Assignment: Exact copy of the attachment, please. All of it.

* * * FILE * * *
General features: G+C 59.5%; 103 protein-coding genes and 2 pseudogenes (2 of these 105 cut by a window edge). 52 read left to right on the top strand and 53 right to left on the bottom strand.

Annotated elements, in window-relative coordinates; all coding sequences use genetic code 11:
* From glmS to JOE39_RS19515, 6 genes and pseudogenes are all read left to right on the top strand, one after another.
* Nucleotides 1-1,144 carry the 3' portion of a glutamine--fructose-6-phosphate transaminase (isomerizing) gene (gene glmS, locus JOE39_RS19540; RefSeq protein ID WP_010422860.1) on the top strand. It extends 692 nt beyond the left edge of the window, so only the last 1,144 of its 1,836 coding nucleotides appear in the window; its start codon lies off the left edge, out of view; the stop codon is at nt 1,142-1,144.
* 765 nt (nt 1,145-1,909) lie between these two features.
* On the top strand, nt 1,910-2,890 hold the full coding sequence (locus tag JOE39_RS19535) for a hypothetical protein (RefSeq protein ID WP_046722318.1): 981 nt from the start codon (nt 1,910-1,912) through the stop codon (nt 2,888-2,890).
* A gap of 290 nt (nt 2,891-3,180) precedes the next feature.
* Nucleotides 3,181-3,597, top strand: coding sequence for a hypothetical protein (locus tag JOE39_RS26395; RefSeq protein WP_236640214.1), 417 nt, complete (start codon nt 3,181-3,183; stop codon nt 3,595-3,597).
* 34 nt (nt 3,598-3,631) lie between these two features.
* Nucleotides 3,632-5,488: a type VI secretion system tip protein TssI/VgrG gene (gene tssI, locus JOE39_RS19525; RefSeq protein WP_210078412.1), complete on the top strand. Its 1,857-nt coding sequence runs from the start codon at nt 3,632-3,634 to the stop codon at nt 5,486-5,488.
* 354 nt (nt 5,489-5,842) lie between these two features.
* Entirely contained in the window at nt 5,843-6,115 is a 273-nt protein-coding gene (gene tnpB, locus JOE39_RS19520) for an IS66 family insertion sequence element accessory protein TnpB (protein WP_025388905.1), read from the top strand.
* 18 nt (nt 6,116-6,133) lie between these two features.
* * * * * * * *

General features: G+C 59.5%; 103 protein-coding genes and 2 pseudogenes (2 of these 105 cut by a window edge). 52 read left to right on the top strand and 53 right to left on the bottom strand.

Annotated elements, in window-relative coordinates; all coding sequences use genetic code 11:
* From glmS to JOE39_RS19515, 6 genes and pseudogenes are all read left to right on the top strand, one after another.
* Nucleotides 1-1,144 carry the 3' portion of a glutamine--fructose-6-phosphate transaminase (isomerizing) gene (gene glmS, locus JOE39_RS19540; RefSeq protein ID WP_010422860.1) on the top strand. It extends 692 nt beyond the left edge of the window, so only the last 1,144 of its 1,836 coding nucleotides appear in the window; its start codon lies off the left edge, out of view; the stop codon is at nt 1,142-1,144.
* 765 nt (nt 1,145-1,909) lie between these two features.
* On the top strand, nt 1,910-2,890 hold the full coding sequence (locus tag JOE39_RS19535) for a hypothetical protein (RefSeq protein ID WP_046722318.1): 981 nt from the start codon (nt 1,910-1,912) through the stop codon (nt 2,888-2,890).
* A gap of 290 nt (nt 2,891-3,180) precedes the next feature.
* Nucleotides 3,181-3,597, top strand: coding sequence for a hypothetical protein (locus tag JOE39_RS26395; RefSeq protein WP_236640214.1), 417 nt, complete (start codon nt 3,181-3,183; stop codon nt 3,595-3,597).
* 34 nt (nt 3,598-3,631) lie between these two features.
* Nucleotides 3,632-5,488: a type VI secretion system tip protein TssI/VgrG gene (gene tssI, locus JOE39_RS19525; RefSeq protein WP_210078412.1), complete on the top strand. Its 1,857-nt coding sequence runs from the start codon at nt 3,632-3,634 to the stop codon at nt 5,486-5,488.
* 354 nt (nt 5,489-5,842) lie between these two features.
* Entirely contained in the window at nt 5,843-6,115 is a 273-nt protein-coding gene (gene tnpB, locus JOE39_RS19520) for an IS66 family insertion sequence element accessory protein TnpB (protein WP_025388905.1), read from the top strand.
* 18 nt (nt 6,116-6,133) lie between these two features.